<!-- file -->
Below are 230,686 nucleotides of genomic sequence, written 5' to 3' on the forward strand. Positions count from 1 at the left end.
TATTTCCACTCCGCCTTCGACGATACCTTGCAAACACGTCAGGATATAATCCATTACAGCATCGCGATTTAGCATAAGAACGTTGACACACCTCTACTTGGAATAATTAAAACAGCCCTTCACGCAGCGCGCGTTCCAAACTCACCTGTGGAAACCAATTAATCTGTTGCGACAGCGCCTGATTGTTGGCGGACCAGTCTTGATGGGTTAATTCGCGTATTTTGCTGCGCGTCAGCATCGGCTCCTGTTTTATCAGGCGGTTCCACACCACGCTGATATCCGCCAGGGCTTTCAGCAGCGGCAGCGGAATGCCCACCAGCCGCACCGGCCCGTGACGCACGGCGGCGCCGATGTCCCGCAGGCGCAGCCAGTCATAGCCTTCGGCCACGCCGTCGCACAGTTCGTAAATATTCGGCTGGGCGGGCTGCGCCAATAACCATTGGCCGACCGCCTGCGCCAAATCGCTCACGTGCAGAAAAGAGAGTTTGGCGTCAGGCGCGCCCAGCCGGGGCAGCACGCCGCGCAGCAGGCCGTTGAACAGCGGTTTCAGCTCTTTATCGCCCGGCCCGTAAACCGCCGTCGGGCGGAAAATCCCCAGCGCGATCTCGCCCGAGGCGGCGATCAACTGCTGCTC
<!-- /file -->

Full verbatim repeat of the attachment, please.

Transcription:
Below are 230,686 nucleotides of genomic sequence, written 5' to 3' on the forward strand. Positions count from 1 at the left end.
TATTTCCACTCCGCCTTCGACGATACCTTGCAAACACGTCAGGATATAATCCATTACAGCATCGCGATTTAGCATAAGAACGTTGACACACCTCTACTTGGAATAATTAAAACAGCCCTTCACGCAGCGCGCGTTCCAAACTCACCTGTGGAAACCAATTAATCTGTTGCGACAGCGCCTGATTGTTGGCGGACCAGTCTTGATGGGTTAATTCGCGTATTTTGCTGCGCGTCAGCATCGGCTCCTGTTTTATCAGGCGGTTCCACACCACGCTGATATCCGCCAGGGCTTTCAGCAGCGGCAGCGGAATGCCCACCAGCCGCACCGGCCCGTGACGCACGGCGGCGCCGATGTCCCGCAGGCGCAGCCAGTCATAGCCTTCGGCCACGCCGTCGCACAGTTCGTAAATATTCGGCTGGGCGGGCTGCGCCAATAACCATTGGCCGACCGCCTGCGCCAAATCGCTCACGTGCAGAAAAGAGAGTTTGGCGTCAGGCGCGCCCAGCCGGGGCAGCACGCCGCGCAGCAGGCCGTTGAACAGCGGTTTCAGCTCTTTATCGCCCGGCCCGTAAACCGCCGTCGGGCGGAAAATCCCCAGCGCGATCTCGCCCGAGGCGGCGATCAACTGCTGCTC